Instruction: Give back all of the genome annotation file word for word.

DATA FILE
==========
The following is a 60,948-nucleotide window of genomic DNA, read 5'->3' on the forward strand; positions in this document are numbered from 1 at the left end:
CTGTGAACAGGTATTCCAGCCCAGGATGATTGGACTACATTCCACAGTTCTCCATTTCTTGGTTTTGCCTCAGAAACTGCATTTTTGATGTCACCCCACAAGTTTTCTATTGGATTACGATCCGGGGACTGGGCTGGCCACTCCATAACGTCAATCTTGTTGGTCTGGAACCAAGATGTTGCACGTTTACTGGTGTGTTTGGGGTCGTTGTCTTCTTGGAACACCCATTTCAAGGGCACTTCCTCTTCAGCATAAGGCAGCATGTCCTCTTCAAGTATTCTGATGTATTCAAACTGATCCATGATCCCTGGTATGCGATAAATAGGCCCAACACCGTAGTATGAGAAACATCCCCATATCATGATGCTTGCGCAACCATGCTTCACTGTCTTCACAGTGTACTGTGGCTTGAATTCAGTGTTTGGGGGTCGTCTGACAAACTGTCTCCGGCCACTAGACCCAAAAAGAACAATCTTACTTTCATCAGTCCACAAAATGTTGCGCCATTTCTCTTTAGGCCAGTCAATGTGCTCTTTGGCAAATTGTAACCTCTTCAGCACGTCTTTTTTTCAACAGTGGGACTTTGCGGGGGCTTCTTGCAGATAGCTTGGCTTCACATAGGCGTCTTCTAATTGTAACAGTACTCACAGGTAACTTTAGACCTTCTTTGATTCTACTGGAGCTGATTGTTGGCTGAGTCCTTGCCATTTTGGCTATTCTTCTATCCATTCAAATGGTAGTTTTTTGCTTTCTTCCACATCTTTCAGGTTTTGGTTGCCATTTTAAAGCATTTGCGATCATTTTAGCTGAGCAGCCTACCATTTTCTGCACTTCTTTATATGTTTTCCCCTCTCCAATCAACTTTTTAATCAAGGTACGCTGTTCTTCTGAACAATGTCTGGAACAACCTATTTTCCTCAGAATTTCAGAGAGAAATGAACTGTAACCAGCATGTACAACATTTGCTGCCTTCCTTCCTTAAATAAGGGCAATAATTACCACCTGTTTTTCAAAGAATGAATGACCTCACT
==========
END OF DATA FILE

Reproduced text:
The following is a 60,948-nucleotide window of genomic DNA, read 5'->3' on the forward strand; positions in this document are numbered from 1 at the left end:
CTGTGAACAGGTATTCCAGCCCAGGATGATTGGACTACATTCCACAGTTCTCCATTTCTTGGTTTTGCCTCAGAAACTGCATTTTTGATGTCACCCCACAAGTTTTCTATTGGATTACGATCCGGGGACTGGGCTGGCCACTCCATAACGTCAATCTTGTTGGTCTGGAACCAAGATGTTGCACGTTTACTGGTGTGTTTGGGGTCGTTGTCTTCTTGGAACACCCATTTCAAGGGCACTTCCTCTTCAGCATAAGGCAGCATGTCCTCTTCAAGTATTCTGATGTATTCAAACTGATCCATGATCCCTGGTATGCGATAAATAGGCCCAACACCGTAGTATGAGAAACATCCCCATATCATGATGCTTGCGCAACCATGCTTCACTGTCTTCACAGTGTACTGTGGCTTGAATTCAGTGTTTGGGGGTCGTCTGACAAACTGTCTCCGGCCACTAGACCCAAAAAGAACAATCTTACTTTCATCAGTCCACAAAATGTTGCGCCATTTCTCTTTAGGCCAGTCAATGTGCTCTTTGGCAAATTGTAACCTCTTCAGCACGTCTTTTTTTCAACAGTGGGACTTTGCGGGGGCTTCTTGCAGATAGCTTGGCTTCACATAGGCGTCTTCTAATTGTAACAGTACTCACAGGTAACTTTAGACCTTCTTTGATTCTACTGGAGCTGATTGTTGGCTGAGTCCTTGCCATTTTGGCTATTCTTCTATCCATTCAAATGGTAGTTTTTTGCTTTCTTCCACATCTTTCAGGTTTTGGTTGCCATTTTAAAGCATTTGCGATCATTTTAGCTGAGCAGCCTACCATTTTCTGCACTTCTTTATATGTTTTCCCCTCTCCAATCAACTTTTTAATCAAGGTACGCTGTTCTTCTGAACAATGTCTGGAACAACCTATTTTCCTCAGAATTTCAGAGAGAAATGAACTGTAACCAGCATGTACAACATTTGCTGCCTTCCTTCCTTAAATAAGGGCAATAATTACCACCTGTTTTTCAAAGAATGAATGACCTCACT